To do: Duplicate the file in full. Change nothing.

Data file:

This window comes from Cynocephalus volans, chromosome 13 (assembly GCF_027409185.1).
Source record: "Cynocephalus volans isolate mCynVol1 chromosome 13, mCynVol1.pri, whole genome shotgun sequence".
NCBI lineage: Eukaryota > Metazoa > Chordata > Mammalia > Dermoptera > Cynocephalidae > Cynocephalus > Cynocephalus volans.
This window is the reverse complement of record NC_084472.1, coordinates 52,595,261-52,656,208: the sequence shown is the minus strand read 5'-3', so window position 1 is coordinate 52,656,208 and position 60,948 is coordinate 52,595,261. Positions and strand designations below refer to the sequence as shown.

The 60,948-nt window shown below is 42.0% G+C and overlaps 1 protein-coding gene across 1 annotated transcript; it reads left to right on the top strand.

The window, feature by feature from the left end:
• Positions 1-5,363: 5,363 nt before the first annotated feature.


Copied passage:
This window comes from Cynocephalus volans, chromosome 13 (assembly GCF_027409185.1).
Source record: "Cynocephalus volans isolate mCynVol1 chromosome 13, mCynVol1.pri, whole genome shotgun sequence".
NCBI lineage: Eukaryota > Metazoa > Chordata > Mammalia > Dermoptera > Cynocephalidae > Cynocephalus > Cynocephalus volans.
This window is the reverse complement of record NC_084472.1, coordinates 52,595,261-52,656,208: the sequence shown is the minus strand read 5'-3', so window position 1 is coordinate 52,656,208 and position 60,948 is coordinate 52,595,261. Positions and strand designations below refer to the sequence as shown.

The 60,948-nt window shown below is 42.0% G+C and overlaps 1 protein-coding gene across 1 annotated transcript; it reads left to right on the top strand.

The window, feature by feature from the left end:
• Positions 1-5,363: 5,363 nt before the first annotated feature.